Working collaboratively with architects, AHR, main contractor, BAM, and cost consultant Mace (the award-winning project team behind the UKHO headquarters), along with project management from Capita, Hydrock delivered full end-to-end multidisciplinary engineering services from RIBA Stages 1 to 7 for this new 8,500 sq m engineering faculty building which will accommodate 1,600 students.
Our services included MEP, structural engineering, fire engineering, acoustics, transport planning, soft landings and commissioning management, post-occupancy evaluation, and energy and sustainability studies.
UWE (University of the West of England) is a fast-growing and highly-regarded university and research establishment, ranked inside the top 30 of UK universities in the Times Higher Education ‘Table of Tables’ in 2020. Our brief was to deliver state-of-the-art teaching and research facilities that brought engineering to the centre of the university’s campus, creating an eye-catching feature building clad in Corten steel giving it a striking natural rust finish.
Three storeys of laboratories and teaching spaces surround a central atrium - a large, open space flooded with natural daylight. As a communal space, it tiers upwards and outwards from a ground floor platform, featuring multiple interactive spaces for sitting and collaborating. For our acoustic engineers, the atrium design required careful modelling to establish the quantity and distribution of sound absorption.
Our structural engineers designed the building’s steel frame, including a northlight roof comprising of cross-laminated timber (CLT) panels supported on exposed steel A-frames (to create the roof pitches), in turn bearing onto twin 18-metre-long glulam beams, supported by exposed UC steel columns.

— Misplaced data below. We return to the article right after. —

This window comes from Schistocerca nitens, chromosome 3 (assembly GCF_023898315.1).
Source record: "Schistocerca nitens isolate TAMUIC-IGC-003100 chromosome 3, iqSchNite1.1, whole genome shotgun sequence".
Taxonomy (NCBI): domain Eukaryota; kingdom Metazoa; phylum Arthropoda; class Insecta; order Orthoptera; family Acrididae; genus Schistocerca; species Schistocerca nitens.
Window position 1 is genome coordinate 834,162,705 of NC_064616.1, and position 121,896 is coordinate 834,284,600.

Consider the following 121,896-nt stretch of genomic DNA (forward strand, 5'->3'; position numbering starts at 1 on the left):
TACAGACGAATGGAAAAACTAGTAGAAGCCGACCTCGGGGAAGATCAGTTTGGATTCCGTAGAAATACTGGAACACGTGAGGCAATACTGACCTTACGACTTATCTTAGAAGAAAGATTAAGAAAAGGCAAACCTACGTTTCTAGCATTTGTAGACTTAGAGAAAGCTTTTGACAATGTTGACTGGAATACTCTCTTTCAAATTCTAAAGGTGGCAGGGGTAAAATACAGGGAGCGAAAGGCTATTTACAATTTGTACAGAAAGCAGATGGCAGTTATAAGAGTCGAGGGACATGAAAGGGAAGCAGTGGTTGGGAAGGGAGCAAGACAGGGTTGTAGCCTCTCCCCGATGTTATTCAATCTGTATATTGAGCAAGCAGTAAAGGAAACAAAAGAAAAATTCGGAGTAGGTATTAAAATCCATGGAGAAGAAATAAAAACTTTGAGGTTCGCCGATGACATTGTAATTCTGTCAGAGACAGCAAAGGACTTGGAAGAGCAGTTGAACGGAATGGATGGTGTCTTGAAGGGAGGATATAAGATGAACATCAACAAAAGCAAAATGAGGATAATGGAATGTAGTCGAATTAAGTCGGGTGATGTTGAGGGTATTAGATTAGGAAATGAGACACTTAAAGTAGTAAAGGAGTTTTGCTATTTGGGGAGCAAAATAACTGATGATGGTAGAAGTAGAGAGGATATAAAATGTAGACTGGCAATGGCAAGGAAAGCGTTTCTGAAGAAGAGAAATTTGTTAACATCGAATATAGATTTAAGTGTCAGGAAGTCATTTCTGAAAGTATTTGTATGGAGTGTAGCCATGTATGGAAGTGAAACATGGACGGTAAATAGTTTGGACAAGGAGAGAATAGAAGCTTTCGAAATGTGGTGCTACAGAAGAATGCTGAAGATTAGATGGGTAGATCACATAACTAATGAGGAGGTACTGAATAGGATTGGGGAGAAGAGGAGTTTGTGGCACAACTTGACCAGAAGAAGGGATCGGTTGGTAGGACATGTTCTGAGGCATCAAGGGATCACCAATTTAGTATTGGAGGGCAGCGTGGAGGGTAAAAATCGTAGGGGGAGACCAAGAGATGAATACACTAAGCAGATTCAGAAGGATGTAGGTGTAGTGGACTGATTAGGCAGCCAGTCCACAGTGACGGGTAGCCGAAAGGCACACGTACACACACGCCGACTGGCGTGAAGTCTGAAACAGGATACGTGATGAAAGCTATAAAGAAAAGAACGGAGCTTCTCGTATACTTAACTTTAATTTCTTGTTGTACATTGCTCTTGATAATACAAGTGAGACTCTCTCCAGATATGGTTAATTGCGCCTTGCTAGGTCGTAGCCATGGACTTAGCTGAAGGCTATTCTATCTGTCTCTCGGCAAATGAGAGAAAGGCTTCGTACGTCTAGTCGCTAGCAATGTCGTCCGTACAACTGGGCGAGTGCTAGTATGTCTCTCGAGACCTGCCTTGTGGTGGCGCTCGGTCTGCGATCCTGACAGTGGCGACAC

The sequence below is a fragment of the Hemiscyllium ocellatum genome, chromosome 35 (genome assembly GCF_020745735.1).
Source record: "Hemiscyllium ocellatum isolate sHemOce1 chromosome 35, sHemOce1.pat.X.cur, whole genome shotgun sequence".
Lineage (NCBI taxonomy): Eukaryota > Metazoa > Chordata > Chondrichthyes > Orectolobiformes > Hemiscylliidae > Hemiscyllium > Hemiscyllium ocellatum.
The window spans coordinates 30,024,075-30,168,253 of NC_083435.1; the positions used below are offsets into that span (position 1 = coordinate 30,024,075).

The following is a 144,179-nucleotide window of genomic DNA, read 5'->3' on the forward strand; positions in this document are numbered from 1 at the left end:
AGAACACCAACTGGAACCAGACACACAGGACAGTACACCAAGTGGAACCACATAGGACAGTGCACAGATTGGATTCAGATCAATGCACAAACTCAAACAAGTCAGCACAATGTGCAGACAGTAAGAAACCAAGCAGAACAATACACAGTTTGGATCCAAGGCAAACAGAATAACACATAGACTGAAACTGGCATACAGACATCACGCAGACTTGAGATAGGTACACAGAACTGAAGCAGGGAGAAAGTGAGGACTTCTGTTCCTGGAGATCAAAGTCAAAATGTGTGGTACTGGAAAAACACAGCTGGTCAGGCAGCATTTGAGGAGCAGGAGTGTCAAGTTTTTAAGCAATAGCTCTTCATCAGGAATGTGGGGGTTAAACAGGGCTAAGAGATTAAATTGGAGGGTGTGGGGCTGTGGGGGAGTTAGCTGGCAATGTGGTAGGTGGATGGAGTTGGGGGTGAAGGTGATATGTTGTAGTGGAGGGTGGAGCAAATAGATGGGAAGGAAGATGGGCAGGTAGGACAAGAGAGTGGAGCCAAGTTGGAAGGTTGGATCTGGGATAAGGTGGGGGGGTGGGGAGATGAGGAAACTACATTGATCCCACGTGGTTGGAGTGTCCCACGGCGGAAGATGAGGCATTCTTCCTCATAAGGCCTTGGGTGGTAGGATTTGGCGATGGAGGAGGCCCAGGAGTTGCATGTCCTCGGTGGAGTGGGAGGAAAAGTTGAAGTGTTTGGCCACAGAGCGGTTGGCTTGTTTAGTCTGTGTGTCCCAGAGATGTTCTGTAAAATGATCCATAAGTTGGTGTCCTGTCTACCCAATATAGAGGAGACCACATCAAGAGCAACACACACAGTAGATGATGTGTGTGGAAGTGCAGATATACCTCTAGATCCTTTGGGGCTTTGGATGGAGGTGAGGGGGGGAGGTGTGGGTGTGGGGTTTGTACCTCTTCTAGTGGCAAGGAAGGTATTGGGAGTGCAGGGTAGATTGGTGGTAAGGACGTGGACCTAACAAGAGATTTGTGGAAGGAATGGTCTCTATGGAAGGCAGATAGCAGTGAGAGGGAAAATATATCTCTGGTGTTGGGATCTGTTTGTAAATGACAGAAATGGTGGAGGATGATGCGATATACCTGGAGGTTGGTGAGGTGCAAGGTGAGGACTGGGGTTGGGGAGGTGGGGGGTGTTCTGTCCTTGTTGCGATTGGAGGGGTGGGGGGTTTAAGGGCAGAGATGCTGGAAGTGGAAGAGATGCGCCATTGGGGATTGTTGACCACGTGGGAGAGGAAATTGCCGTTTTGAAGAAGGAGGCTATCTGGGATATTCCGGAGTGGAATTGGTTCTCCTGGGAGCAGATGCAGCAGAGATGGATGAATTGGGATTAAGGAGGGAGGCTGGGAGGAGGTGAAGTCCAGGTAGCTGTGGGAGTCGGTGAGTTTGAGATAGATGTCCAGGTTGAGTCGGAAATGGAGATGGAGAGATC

The client required a bespoke building that could cater for a diverse range of engineering subjects. Specific areas required very different physical properties, with each teaching space having a unique purpose that needed a bespoke design solution.
The building was designed from the outset to allow for the physical nature of different engineering subjects, with ‘heavier’, material-based engineering on the ground floor, moving up through ‘lighter’ and cleaner engineering forms (for example, hydraulics, acoustic and electrical) on each of the three floors.
More traditional ‘heavy’ engineering subjects such as structural engineering, construction material, mechanical workshops and engine test cells require large spaces that are highly serviced and are typically loud and dirty due to the machinery and processes required. These testing spaces needed to be designed in such a way as to absorb vibrational impact and minimise disturbance to other teaching spaces nearby, achieved through a reinforced concrete ‘floating slab’ mounted on special acoustic bearing pads at regular spacings.
A 1.2m thick reinforced concrete strong wall and strong floor, capable of withstanding 150t, has been designed to enable bespoke testing of construction material and aircraft components. Bespoke anchors embedded within the strong wall and strong floor and a 2.5t lifting crane have also been designed to meet the university testing requirements.
As many of these ground floor engineering workrooms generate high levels of noise, a key challenge for our acoustic engineers was to determine the level of sound insulation necessary in order to achieve acceptable internal noise levels in the adjoining rooms during the operation of equipment. Where necessary, a pragmatic approach between practical design and acoustics standards was reached.